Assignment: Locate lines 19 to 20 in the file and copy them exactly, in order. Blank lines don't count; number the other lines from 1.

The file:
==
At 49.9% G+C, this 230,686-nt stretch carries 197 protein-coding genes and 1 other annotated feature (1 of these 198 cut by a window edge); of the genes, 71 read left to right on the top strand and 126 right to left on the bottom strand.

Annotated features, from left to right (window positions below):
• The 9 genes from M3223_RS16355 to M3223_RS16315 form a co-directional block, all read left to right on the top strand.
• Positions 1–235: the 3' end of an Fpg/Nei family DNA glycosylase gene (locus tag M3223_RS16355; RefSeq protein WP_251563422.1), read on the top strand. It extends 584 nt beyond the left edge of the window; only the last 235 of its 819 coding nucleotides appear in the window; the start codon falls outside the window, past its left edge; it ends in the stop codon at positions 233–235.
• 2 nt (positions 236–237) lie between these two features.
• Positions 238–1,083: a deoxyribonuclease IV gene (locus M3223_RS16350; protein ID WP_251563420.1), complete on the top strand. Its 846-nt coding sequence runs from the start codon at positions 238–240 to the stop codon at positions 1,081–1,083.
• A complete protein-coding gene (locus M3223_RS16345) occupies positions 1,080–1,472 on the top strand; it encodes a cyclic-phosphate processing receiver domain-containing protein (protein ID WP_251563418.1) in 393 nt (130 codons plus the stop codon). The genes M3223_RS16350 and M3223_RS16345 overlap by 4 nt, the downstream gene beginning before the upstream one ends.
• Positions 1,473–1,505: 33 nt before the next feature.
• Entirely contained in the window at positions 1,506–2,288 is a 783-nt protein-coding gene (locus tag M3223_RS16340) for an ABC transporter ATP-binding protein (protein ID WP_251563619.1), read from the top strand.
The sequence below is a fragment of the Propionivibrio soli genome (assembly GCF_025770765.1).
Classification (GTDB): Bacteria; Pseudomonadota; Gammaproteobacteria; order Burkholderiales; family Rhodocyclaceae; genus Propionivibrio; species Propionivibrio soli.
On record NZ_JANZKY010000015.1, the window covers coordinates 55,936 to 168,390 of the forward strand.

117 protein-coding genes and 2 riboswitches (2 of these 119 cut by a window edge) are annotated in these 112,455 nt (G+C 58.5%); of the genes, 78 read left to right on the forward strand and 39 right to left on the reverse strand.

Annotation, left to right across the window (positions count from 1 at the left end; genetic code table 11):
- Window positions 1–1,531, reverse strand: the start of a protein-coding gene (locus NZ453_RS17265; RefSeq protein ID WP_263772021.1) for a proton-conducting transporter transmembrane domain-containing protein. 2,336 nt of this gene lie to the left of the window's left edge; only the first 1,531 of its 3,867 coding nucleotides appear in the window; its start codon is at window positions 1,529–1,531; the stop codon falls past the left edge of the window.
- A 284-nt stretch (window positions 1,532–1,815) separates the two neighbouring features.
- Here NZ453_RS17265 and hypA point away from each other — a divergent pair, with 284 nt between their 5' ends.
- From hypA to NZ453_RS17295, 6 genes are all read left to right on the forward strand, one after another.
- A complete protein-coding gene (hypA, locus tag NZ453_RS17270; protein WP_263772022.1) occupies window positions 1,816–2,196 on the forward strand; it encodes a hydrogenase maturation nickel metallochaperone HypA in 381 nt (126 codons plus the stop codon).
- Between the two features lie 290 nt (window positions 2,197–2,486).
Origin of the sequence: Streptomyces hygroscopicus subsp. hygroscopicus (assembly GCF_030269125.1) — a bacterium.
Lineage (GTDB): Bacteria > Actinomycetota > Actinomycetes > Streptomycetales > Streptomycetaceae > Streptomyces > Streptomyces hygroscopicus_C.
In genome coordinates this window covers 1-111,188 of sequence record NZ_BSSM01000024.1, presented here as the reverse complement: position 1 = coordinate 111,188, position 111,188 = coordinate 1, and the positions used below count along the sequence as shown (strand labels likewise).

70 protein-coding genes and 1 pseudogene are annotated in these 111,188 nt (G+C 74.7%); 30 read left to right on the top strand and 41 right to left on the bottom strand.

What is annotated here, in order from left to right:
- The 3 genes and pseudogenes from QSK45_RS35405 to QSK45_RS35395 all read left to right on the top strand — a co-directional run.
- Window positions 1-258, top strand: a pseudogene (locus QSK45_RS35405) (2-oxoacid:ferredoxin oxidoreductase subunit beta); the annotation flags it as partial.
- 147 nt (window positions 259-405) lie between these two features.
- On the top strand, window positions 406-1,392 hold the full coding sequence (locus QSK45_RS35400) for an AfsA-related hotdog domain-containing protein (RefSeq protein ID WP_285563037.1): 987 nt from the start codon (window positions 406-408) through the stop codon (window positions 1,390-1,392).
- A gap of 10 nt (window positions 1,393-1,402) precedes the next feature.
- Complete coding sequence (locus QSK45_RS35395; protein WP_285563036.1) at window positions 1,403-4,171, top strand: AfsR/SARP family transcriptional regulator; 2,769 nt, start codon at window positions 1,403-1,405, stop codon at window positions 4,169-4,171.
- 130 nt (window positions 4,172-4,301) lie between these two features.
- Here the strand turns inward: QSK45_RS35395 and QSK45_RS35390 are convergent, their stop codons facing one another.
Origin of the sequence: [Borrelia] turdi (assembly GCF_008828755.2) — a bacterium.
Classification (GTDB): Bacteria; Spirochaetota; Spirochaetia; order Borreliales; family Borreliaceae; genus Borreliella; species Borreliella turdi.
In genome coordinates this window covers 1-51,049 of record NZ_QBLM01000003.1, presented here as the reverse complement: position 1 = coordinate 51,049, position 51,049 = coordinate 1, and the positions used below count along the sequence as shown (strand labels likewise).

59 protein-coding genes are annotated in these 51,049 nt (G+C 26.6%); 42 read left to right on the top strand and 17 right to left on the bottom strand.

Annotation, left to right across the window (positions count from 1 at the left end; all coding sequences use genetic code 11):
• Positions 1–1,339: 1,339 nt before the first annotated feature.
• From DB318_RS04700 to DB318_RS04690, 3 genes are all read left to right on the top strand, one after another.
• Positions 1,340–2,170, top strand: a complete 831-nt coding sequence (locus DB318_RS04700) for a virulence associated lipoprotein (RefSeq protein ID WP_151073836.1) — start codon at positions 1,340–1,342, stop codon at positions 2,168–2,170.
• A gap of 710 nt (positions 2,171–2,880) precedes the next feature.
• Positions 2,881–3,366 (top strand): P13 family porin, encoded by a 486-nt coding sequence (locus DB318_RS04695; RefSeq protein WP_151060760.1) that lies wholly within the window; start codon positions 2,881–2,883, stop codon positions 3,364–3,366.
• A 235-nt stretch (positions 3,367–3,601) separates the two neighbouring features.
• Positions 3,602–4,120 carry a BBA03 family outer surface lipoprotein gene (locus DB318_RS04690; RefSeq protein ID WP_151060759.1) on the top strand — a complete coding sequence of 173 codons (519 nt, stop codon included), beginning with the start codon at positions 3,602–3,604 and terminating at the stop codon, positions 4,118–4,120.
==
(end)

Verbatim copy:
- A complete protein-coding gene (hypA, locus tag NZ453_RS17270; protein WP_263772022.1) occupies window positions 1,816–2,196 on the forward strand; it encodes a hydrogenase maturation nickel metallochaperone HypA in 381 nt (126 codons plus the stop codon).
- Between the two features lie 290 nt (window positions 2,197–2,486).